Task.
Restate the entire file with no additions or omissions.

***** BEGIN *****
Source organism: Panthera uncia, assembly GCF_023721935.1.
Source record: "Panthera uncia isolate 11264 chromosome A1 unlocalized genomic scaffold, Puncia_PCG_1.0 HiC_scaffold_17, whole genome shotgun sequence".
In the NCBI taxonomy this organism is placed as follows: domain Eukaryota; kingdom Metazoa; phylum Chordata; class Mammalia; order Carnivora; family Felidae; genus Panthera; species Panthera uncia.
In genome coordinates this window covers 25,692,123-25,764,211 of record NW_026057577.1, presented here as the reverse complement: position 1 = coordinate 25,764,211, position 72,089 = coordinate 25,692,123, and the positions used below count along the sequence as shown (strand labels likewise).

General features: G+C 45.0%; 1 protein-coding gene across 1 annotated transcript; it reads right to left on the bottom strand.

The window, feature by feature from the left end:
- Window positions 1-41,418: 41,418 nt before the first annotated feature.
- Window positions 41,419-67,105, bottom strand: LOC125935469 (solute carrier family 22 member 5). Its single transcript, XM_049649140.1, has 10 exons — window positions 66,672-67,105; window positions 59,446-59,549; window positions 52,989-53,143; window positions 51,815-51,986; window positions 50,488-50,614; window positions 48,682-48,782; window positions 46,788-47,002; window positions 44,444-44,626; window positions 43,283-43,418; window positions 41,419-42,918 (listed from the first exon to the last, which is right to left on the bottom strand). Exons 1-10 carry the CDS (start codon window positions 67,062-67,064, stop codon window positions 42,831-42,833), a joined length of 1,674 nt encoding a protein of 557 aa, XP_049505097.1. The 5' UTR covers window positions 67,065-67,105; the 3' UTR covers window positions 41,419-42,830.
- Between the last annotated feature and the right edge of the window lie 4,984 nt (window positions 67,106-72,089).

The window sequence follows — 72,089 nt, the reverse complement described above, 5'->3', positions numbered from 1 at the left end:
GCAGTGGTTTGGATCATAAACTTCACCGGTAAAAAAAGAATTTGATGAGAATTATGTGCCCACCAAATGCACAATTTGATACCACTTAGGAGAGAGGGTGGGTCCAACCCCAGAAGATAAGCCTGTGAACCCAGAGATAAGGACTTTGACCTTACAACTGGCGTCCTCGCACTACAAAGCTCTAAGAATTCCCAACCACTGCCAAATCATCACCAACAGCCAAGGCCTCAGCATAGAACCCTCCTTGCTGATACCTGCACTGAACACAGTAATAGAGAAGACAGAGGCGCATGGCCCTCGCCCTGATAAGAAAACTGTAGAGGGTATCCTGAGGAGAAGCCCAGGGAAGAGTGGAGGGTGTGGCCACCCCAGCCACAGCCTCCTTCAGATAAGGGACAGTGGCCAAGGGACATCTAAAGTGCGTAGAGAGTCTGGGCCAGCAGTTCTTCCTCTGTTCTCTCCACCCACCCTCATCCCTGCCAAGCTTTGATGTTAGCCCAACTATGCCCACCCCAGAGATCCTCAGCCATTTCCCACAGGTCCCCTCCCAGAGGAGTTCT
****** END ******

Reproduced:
Source organism: Panthera uncia, assembly GCF_023721935.1.
Source record: "Panthera uncia isolate 11264 chromosome A1 unlocalized genomic scaffold, Puncia_PCG_1.0 HiC_scaffold_17, whole genome shotgun sequence".
In the NCBI taxonomy this organism is placed as follows: domain Eukaryota; kingdom Metazoa; phylum Chordata; class Mammalia; order Carnivora; family Felidae; genus Panthera; species Panthera uncia.
In genome coordinates this window covers 25,692,123-25,764,211 of record NW_026057577.1, presented here as the reverse complement: position 1 = coordinate 25,764,211, position 72,089 = coordinate 25,692,123, and the positions used below count along the sequence as shown (strand labels likewise).

General features: G+C 45.0%; 1 protein-coding gene across 1 annotated transcript; it reads right to left on the bottom strand.

The window, feature by feature from the left end:
- Window positions 1-41,418: 41,418 nt before the first annotated feature.
- Window positions 41,419-67,105, bottom strand: LOC125935469 (solute carrier family 22 member 5). Its single transcript, XM_049649140.1, has 10 exons — window positions 66,672-67,105; window positions 59,446-59,549; window positions 52,989-53,143; window positions 51,815-51,986; window positions 50,488-50,614; window positions 48,682-48,782; window positions 46,788-47,002; window positions 44,444-44,626; window positions 43,283-43,418; window positions 41,419-42,918 (listed from the first exon to the last, which is right to left on the bottom strand). Exons 1-10 carry the CDS (start codon window positions 67,062-67,064, stop codon window positions 42,831-42,833), a joined length of 1,674 nt encoding a protein of 557 aa, XP_049505097.1. The 5' UTR covers window positions 67,065-67,105; the 3' UTR covers window positions 41,419-42,830.
- Between the last annotated feature and the right edge of the window lie 4,984 nt (window positions 67,106-72,089).

The window sequence follows — 72,089 nt, the reverse complement described above, 5'->3', positions numbered from 1 at the left end:
GCAGTGGTTTGGATCATAAACTTCACCGGTAAAAAAAGAATTTGATGAGAATTATGTGCCCACCAAATGCACAATTTGATACCACTTAGGAGAGAGGGTGGGTCCAACCCCAGAAGATAAGCCTGTGAACCCAGAGATAAGGACTTTGACCTTACAACTGGCGTCCTCGCACTACAAAGCTCTAAGAATTCCCAACCACTGCCAAATCATCACCAACAGCCAAGGCCTCAGCATAGAACCCTCCTTGCTGATACCTGCACTGAACACAGTAATAGAGAAGACAGAGGCGCATGGCCCTCGCCCTGATAAGAAAACTGTAGAGGGTATCCTGAGGAGAAGCCCAGGGAAGAGTGGAGGGTGTGGCCACCCCAGCCACAGCCTCCTTCAGATAAGGGACAGTGGCCAAGGGACATCTAAAGTGCGTAGAGAGTCTGGGCCAGCAGTTCTTCCTCTGTTCTCTCCACCCACCCTCATCCCTGCCAAGCTTTGATGTTAGCCCAACTATGCCCACCCCAGAGATCCTCAGCCATTTCCCACAGGTCCCCTCCCAGAGGAGTTCT